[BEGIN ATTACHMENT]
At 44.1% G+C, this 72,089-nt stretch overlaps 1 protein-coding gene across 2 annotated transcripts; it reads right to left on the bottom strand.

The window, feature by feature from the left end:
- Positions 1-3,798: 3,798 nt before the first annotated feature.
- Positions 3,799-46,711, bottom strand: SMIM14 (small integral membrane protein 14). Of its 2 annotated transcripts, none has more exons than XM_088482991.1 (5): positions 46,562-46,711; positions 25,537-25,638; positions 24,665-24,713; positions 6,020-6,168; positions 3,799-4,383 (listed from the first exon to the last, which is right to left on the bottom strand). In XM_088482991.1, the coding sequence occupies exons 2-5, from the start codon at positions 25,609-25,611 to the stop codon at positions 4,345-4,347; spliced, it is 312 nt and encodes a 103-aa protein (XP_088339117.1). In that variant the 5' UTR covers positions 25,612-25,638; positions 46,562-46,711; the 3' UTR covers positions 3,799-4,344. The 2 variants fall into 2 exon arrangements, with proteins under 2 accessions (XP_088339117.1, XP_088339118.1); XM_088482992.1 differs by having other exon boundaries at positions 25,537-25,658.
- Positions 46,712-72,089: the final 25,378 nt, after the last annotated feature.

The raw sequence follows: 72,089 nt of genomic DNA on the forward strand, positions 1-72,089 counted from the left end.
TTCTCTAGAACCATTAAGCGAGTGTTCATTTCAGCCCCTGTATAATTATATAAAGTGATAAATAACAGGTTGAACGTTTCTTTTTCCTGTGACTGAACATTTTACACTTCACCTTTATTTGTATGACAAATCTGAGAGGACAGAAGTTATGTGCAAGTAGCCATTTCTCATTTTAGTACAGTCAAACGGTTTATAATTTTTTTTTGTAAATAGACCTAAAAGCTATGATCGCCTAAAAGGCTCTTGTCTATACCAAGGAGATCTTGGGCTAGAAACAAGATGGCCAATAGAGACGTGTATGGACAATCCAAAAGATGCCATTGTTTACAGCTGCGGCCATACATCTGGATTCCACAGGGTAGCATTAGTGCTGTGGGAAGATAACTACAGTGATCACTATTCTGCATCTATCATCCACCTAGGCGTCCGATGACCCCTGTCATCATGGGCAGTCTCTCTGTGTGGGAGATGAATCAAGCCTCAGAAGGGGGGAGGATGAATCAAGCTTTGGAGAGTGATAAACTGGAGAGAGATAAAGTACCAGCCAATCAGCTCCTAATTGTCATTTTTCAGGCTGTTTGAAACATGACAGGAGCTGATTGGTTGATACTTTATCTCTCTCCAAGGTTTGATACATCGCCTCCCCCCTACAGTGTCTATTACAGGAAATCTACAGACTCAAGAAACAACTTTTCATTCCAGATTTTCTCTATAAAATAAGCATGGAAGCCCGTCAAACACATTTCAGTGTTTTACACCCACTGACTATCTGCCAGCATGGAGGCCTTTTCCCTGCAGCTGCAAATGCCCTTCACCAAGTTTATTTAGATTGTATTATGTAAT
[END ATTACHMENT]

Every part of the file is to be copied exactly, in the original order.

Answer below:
At 44.1% G+C, this 72,089-nt stretch overlaps 1 protein-coding gene across 2 annotated transcripts; it reads right to left on the bottom strand.

The window, feature by feature from the left end:
- Positions 1-3,798: 3,798 nt before the first annotated feature.
- Positions 3,799-46,711, bottom strand: SMIM14 (small integral membrane protein 14). Of its 2 annotated transcripts, none has more exons than XM_088482991.1 (5): positions 46,562-46,711; positions 25,537-25,638; positions 24,665-24,713; positions 6,020-6,168; positions 3,799-4,383 (listed from the first exon to the last, which is right to left on the bottom strand). In XM_088482991.1, the coding sequence occupies exons 2-5, from the start codon at positions 25,609-25,611 to the stop codon at positions 4,345-4,347; spliced, it is 312 nt and encodes a 103-aa protein (XP_088339117.1). In that variant the 5' UTR covers positions 25,612-25,638; positions 46,562-46,711; the 3' UTR covers positions 3,799-4,344. The 2 variants fall into 2 exon arrangements, with proteins under 2 accessions (XP_088339117.1, XP_088339118.1); XM_088482992.1 differs by having other exon boundaries at positions 25,537-25,658.
- Positions 46,712-72,089: the final 25,378 nt, after the last annotated feature.

The raw sequence follows: 72,089 nt of genomic DNA on the forward strand, positions 1-72,089 counted from the left end.
TTCTCTAGAACCATTAAGCGAGTGTTCATTTCAGCCCCTGTATAATTATATAAAGTGATAAATAACAGGTTGAACGTTTCTTTTTCCTGTGACTGAACATTTTACACTTCACCTTTATTTGTATGACAAATCTGAGAGGACAGAAGTTATGTGCAAGTAGCCATTTCTCATTTTAGTACAGTCAAACGGTTTATAATTTTTTTTTGTAAATAGACCTAAAAGCTATGATCGCCTAAAAGGCTCTTGTCTATACCAAGGAGATCTTGGGCTAGAAACAAGATGGCCAATAGAGACGTGTATGGACAATCCAAAAGATGCCATTGTTTACAGCTGCGGCCATACATCTGGATTCCACAGGGTAGCATTAGTGCTGTGGGAAGATAACTACAGTGATCACTATTCTGCATCTATCATCCACCTAGGCGTCCGATGACCCCTGTCATCATGGGCAGTCTCTCTGTGTGGGAGATGAATCAAGCCTCAGAAGGGGGGAGGATGAATCAAGCTTTGGAGAGTGATAAACTGGAGAGAGATAAAGTACCAGCCAATCAGCTCCTAATTGTCATTTTTCAGGCTGTTTGAAACATGACAGGAGCTGATTGGTTGATACTTTATCTCTCTCCAAGGTTTGATACATCGCCTCCCCCCTACAGTGTCTATTACAGGAAATCTACAGACTCAAGAAACAACTTTTCATTCCAGATTTTCTCTATAAAATAAGCATGGAAGCCCGTCAAACACATTTCAGTGTTTTACACCCACTGACTATCTGCCAGCATGGAGGCCTTTTCCCTGCAGCTGCAAATGCCCTTCACCAAGTTTATTTAGATTGTATTATGTAAT